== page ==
Wednesday, February 08, 2006

Overworked? Try too productive

Many Americans say that they are just too stressed, too overworked, and don't have enough time for themselves. It makes for great heart-wrenching human interest stories, but according to a new study highlighted in this week's Economist (Subscribe) we have more leisure time today than we did 30 years ago. (today 2/8 at&t is giving away a free day pass for watching a 30 second commercial if you aren't a regular subscriber, working paper available here)

We have more leisure time, but feel more overworked. The article poses two possible reasons: 1) we have a higher opportunity cost for our time, thus a walk in the park is more expensive than it was 30 years ago; and 2) since we are more efficient, we are able to do more in a day, and we over-commit (I am guilty of this one).

I've been very skeptical of the "overworked Americans" cry for years. If we're so overworked and underpaid how come there are ipods, tivos, satellite tv, new cars, etc. in every neighborhood? Granted, credit cards finance some of this purchasing, but credit card financing only lasts for so long and from what I can tell the trend towards more stuff has been going steadily for the past 20 years.

Now that we have higher opportunity costs for our time, how come so many people waste it watching reality tv?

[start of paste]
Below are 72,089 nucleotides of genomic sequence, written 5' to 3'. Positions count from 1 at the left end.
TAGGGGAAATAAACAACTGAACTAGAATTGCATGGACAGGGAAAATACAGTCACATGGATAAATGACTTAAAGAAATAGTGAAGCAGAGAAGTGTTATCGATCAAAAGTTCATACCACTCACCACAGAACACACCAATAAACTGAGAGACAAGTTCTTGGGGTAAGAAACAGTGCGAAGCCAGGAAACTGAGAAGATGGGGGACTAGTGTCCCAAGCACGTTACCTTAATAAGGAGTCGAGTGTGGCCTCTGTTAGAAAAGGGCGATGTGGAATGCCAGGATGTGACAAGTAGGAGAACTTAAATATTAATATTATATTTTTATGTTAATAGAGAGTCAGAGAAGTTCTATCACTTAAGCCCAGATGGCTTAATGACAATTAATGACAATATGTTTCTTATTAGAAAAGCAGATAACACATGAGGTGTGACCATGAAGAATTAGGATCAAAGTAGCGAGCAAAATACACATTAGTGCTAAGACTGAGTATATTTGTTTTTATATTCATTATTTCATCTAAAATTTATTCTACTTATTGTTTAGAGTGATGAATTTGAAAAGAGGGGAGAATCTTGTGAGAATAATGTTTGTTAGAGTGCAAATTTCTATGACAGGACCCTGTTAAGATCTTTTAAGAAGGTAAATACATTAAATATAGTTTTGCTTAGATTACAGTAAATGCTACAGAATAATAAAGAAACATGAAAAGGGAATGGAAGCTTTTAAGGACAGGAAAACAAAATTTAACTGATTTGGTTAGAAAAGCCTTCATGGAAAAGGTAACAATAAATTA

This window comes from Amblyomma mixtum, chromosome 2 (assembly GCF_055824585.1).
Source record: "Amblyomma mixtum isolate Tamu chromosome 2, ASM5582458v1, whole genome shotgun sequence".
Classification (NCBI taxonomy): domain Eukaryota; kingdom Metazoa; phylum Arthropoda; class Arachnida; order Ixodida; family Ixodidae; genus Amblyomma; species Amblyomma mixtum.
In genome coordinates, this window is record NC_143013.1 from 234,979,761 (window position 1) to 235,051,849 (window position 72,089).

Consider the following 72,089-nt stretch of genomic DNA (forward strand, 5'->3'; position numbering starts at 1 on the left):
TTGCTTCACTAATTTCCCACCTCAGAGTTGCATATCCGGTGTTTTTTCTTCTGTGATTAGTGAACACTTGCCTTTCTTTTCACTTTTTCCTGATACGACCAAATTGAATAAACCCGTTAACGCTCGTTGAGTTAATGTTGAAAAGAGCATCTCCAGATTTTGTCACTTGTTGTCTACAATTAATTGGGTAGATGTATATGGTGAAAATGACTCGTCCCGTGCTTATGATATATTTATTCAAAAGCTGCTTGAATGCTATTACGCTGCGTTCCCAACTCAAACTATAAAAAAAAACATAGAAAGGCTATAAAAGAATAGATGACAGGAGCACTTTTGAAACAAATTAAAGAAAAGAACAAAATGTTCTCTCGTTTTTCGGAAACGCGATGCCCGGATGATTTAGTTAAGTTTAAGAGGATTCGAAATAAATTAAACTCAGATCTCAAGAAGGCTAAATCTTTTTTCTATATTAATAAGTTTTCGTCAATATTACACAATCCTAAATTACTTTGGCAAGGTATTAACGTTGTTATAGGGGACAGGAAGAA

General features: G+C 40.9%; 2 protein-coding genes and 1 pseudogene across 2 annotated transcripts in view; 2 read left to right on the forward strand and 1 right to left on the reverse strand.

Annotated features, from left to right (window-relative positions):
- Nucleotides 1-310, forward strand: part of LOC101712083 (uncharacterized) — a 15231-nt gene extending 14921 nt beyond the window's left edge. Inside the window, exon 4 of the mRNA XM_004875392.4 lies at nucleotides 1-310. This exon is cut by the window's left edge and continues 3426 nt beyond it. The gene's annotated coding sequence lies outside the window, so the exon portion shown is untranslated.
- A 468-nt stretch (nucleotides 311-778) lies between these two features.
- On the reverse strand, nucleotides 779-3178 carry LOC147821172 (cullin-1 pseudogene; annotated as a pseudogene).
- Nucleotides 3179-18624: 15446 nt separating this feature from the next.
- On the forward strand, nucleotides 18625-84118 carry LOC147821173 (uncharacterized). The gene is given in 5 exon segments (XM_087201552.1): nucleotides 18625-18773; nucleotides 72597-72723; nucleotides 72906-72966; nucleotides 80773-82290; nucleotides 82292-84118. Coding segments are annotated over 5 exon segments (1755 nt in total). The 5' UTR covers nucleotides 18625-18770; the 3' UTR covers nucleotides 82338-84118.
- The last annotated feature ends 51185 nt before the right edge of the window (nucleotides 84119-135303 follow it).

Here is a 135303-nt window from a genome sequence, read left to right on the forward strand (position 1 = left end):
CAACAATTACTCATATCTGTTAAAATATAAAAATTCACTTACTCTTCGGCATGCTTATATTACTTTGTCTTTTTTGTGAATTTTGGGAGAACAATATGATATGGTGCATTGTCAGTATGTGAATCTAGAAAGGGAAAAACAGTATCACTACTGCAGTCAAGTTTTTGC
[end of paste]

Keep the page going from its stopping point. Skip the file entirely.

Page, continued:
Anonymous said...

How do we have a higher opp cost for our time? If you're salaried, the opp cost of your time is essentially $0 unless you have any side businesses/incomes. It's no easier to make money on the side now than it was 20 years ago, is it?

I think it all boils down to stress. People are under a lot of stress not only because jobs are going away but also because less people can afford to lose their job than in the past. If you're deep in CC debt, it's a lot more stressful for you than the guy in the cube next to you who has the same job but money in bank for a rainy day.

tt said...


If you are salaried, then no, you technically don't have the same wage-based opportunity cost of your time.

I do believe that it is easier to make money on the side now than it was 20 years ago (although not extremely) - selling things on ebay, starting internet companies, etc. All can be done in spare time. I believe that cost of incorporation, and transactions, and banking, etc, all the barriers to entry are being lowered so side businesses are easier to start. I don't have the stats on this, however.

I'm not sure that "jobs are going away" in the sense that we are loosing jobs in the economy. But, in the sense that jobs are less stable, nobody could argue with that.

The stress of cc debt is difficult to argue with. It's not only a monkey on your back, it is a 400lb gorilla (that smells and looks a bit like Dennis Miller).